My sister is a great leader, salespserson and motivator. On top of being successful in her career, she takes time to create these short videos for Linkedin every Monday morning. They are inspirational and leadership driven. All I've heard over the last year is, "You need to make more videos with you in the shot. Video is where it's at and you'll get more response on social media."
My response, "UGH!" So many reasons why I don't want to do that. One, making a video with you as the star and the camera guy is almost near impossible when the video is about cooking. If there is someone out there that can do it, kudos! Two, unlike my sister who loves to put herself in the center of attention, I do not like to see myself on video. Heck, I don't even like myself in photos.
However, I attempted a video. I thought pickled veggies would be a quick and easy way to get my feet wet. IT'S TERRIBLE! I haven't done a video since and I started this draft nearly two months ago. For your viewing pleasure, educational purposes and for the sake of self deprecating humor, I have included the video in this post.
For the love of all that is holy, if you choose to be a critic, let's be tactful! Now, without further adieu, our feature presentation!
Thank you for sitting through that painful video. How about it's time to pick all those lovely veggies from the garden, stop by the farmers' market and get cooking!
1/2 head of cauliflower, cut into bite sized pieces
10 baby carrots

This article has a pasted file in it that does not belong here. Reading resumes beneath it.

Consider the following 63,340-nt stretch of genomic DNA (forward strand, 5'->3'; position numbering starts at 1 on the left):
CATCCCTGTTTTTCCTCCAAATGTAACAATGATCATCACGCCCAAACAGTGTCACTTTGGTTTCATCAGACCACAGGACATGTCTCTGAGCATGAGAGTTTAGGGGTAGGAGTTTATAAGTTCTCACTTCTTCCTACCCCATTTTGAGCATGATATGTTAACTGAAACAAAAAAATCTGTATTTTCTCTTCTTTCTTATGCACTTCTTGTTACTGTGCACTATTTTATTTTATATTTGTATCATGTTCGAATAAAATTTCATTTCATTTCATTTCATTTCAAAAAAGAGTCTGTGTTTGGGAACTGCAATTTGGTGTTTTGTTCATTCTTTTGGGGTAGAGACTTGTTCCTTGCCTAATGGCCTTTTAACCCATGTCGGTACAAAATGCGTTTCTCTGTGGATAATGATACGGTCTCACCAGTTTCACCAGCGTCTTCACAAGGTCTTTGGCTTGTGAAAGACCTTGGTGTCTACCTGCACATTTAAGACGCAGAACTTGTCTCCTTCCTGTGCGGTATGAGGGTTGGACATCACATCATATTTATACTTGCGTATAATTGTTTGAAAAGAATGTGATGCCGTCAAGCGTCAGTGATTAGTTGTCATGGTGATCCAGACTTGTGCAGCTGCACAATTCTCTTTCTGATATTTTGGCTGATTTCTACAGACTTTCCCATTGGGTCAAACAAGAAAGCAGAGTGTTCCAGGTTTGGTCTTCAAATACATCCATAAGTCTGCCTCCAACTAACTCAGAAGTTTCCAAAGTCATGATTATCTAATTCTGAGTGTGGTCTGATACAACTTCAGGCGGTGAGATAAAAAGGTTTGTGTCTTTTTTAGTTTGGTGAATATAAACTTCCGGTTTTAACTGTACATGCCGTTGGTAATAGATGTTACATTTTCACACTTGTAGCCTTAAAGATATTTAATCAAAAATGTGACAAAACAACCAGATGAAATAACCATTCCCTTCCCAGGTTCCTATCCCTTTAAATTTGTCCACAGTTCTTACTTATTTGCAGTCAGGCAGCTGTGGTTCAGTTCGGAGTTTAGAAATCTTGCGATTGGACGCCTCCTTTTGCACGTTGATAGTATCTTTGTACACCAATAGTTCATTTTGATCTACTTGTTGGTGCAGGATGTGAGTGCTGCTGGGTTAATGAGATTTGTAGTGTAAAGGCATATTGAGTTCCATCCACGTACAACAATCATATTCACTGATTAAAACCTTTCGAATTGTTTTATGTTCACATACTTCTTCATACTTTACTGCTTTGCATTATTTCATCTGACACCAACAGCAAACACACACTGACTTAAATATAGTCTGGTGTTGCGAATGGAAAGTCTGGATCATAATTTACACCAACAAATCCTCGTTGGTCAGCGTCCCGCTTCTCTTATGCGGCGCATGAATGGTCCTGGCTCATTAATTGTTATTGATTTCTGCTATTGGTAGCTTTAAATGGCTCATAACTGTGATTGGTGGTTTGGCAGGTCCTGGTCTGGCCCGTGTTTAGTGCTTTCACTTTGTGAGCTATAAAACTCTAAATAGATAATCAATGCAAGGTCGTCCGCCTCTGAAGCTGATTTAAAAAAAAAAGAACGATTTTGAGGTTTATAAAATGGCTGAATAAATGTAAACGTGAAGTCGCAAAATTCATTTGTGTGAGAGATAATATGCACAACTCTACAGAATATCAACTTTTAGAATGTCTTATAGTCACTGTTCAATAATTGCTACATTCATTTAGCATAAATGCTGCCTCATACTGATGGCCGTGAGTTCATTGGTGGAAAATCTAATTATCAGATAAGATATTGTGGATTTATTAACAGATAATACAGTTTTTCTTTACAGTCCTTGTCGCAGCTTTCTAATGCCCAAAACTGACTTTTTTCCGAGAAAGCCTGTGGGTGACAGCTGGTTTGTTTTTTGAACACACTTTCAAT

8-10 pieces of celery, cut in sticks
1 small cucumber, sliced
1 red pepper, sliced in strips
2 jalapeños, sliced
10-12 Brussel sprouts, trimmed
Haricot Verts (French Green Beans)
1 white onion, sliced or pearl onions
6-8 asparagus spears
2 cups of white vinegar
1 1/2 cups of water
3/4 cup of sugar
4 teaspoons of kosher salt
1 teaspoon of dry mustard
1/2 teaspoon of celery seed
1/2 teaspoon of tumeric
1 teaspoon of red pepper flake
In a large saucepan over medium-high heat, stir together the vinegar, water, salt, sugar, turmeric, red pepper flake, dry mustard and celery seed.
Rinse and prepare all your veggies. I listed a variety of vegetables that are good for pickling. Use what you have in the refrigerator or pick and choose the ones you like most. Not all the vegetables listed will fit into 2- quart containers, so I suggest choosing 7-8 veggies to pickle. On a side note, not really a fan of the pickled celery.
Pack your veggies tightly into each of the quart containers.
Use a funnel and a ladle the juices into each container. You'll have enough pickling juice to fill each quart. When all the juice has been added, seal the containers and refrigerate overnight. Occasionally give the containers a shake.